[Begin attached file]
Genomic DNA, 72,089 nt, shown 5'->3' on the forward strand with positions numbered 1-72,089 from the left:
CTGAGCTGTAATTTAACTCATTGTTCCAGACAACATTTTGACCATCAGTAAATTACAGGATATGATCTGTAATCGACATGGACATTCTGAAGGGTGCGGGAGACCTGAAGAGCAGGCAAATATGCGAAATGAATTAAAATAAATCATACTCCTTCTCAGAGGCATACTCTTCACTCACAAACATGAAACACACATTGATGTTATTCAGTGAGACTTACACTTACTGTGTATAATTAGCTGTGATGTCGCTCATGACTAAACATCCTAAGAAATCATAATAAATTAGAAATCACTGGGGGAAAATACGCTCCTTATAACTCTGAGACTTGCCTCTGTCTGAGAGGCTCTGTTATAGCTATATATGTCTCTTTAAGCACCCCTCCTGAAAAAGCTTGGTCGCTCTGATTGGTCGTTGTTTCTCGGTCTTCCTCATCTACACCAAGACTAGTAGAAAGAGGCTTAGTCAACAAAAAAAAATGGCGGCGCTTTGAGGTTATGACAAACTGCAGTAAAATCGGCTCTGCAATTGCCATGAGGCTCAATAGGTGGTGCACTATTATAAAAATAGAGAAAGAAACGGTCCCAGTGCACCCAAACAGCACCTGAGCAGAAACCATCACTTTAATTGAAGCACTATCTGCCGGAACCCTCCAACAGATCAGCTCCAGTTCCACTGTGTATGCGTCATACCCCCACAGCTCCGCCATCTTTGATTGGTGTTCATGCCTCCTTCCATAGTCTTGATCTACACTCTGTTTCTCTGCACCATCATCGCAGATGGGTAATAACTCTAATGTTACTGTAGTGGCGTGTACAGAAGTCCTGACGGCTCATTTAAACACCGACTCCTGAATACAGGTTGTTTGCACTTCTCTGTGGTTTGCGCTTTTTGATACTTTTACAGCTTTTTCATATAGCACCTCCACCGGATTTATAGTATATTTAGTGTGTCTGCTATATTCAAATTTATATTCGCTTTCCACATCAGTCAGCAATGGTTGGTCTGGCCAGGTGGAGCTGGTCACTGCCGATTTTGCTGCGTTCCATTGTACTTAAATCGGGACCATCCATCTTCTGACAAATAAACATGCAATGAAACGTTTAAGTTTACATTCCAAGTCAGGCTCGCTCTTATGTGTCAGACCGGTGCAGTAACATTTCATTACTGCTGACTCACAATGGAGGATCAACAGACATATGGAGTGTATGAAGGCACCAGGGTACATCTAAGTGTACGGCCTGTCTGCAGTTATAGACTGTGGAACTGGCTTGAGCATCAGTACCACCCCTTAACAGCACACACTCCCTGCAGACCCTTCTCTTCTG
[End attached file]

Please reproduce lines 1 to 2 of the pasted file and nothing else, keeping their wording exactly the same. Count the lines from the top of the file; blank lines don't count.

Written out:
Genomic DNA, 72,089 nt, shown 5'->3' on the forward strand with positions numbered 1-72,089 from the left:
CTGAGCTGTAATTTAACTCATTGTTCCAGACAACATTTTGACCATCAGTAAATTACAGGATATGATCTGTAATCGACATGGACATTCTGAAGGGTGCGGGAGACCTGAAGAGCAGGCAAATATGCGAAATGAATTAAAATAAATCATACTCCTTCTCAGAGGCATACTCTTCACTCACAAACATGAAACACACATTGATGTTATTCAGTGAGACTTACACTTACTGTGTATAATTAGCTGTGATGTCGCTCATGACTAAACATCCTAAGAAATCATAATAAATTAGAAATCACTGGGGGAAAATACGCTCCTTATAACTCTGAGACTTGCCTCTGTCTGAGAGGCTCTGTTATAGCTATATATGTCTCTTTAAGCACCCCTCCTGAAAAAGCTTGGTCGCTCTGATTGGTCGTTGTTTCTCGGTCTTCCTCATCTACACCAAGACTAGTAGAAAGAGGCTTAGTCAACAAAAAAAAATGGCGGCGCTTTGAGGTTATGACAAACTGCAGTAAAATCGGCTCTGCAATTGCCATGAGGCTCAATAGGTGGTGCACTATTATAAAAATAGAGAAAGAAACGGTCCCAGTGCACCCAAACAGCACCTGAGCAGAAACCATCACTTTAATTGAAGCACTATCTGCCGGAACCCTCCAACAGATCAGCTCCAGTTCCACTGTGTATGCGTCATACCCCCACAGCTCCGCCATCTTTGATTGGTGTTCATGCCTCCTTCCATAGTCTTGATCTACACTCTGTTTCTCTGCACCATCATCGCAGATGGGTAATAACTCTAATGTTACTGTAGTGGCGTGTACAGAAGTCCTGACGGCTCATTTAAACACCGACTCCTGAATACAGGTTGTTTGCACTTCTCTGTGGTTTGCGCTTTTTGATACTTTTACAGCTTTTTCATATAGCACCTCCACCGGATTTATAGTATATTTAGTGTGTCTGCTATATTCAAATTTATATTCGCTTTCCACATCAGTCAGCAATGGTTGGTCTGGCCAGGTGGAGCTGGTCACTGCCGATTTTGCTGCGTTCCATTGTACTTAAATCGGGACCATCCATCTTCTGACAAATAAACATGCAATGAAACGTTTAAGTTTACATTCCAAGTCAGGCTCGCTCTTATGTGTCAGACCGGTGCAGTAACATTTCATTACTGCTGACTCACAATGGAGGATCAACAGACATATGGAGTGTATGAAGGCACCAGGGTACATCTAAGTGTACGGCCTGTCTGCAGTTATAGACTGTGGAACTGGCTTGAGCATCAGTACCACCCCTTAACAGCACACACTCCCTGCAGACCCTTCTCTTCTG